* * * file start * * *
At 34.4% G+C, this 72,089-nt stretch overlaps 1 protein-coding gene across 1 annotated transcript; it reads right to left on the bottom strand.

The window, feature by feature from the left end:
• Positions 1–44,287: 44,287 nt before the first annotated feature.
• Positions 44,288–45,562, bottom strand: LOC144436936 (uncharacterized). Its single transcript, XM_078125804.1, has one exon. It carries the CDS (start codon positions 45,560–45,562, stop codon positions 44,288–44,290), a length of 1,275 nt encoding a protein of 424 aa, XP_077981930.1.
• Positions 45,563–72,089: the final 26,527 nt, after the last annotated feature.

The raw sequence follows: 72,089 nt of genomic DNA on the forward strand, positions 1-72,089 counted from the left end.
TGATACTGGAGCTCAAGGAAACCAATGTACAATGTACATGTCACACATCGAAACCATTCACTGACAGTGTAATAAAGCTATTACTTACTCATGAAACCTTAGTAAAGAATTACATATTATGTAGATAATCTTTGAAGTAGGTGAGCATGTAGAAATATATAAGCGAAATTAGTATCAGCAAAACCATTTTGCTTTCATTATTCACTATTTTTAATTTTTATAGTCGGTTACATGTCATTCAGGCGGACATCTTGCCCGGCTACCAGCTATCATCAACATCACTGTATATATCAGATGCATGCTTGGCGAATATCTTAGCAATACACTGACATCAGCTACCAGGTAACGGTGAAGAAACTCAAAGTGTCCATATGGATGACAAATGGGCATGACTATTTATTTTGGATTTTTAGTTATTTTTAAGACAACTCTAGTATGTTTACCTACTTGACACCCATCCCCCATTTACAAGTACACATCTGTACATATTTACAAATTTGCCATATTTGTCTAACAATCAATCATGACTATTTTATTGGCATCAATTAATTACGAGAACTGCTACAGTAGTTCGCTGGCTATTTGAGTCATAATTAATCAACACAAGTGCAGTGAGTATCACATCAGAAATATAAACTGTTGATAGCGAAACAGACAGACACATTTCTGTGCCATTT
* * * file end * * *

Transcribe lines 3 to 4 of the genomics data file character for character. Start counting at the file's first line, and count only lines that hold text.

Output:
• Positions 1–44,287: 44,287 nt before the first annotated feature.
• Positions 44,288–45,562, bottom strand: LOC144436936 (uncharacterized). Its single transcript, XM_078125804.1, has one exon. It carries the CDS (start codon positions 45,560–45,562, stop codon positions 44,288–44,290), a length of 1,275 nt encoding a protein of 424 aa, XP_077981930.1.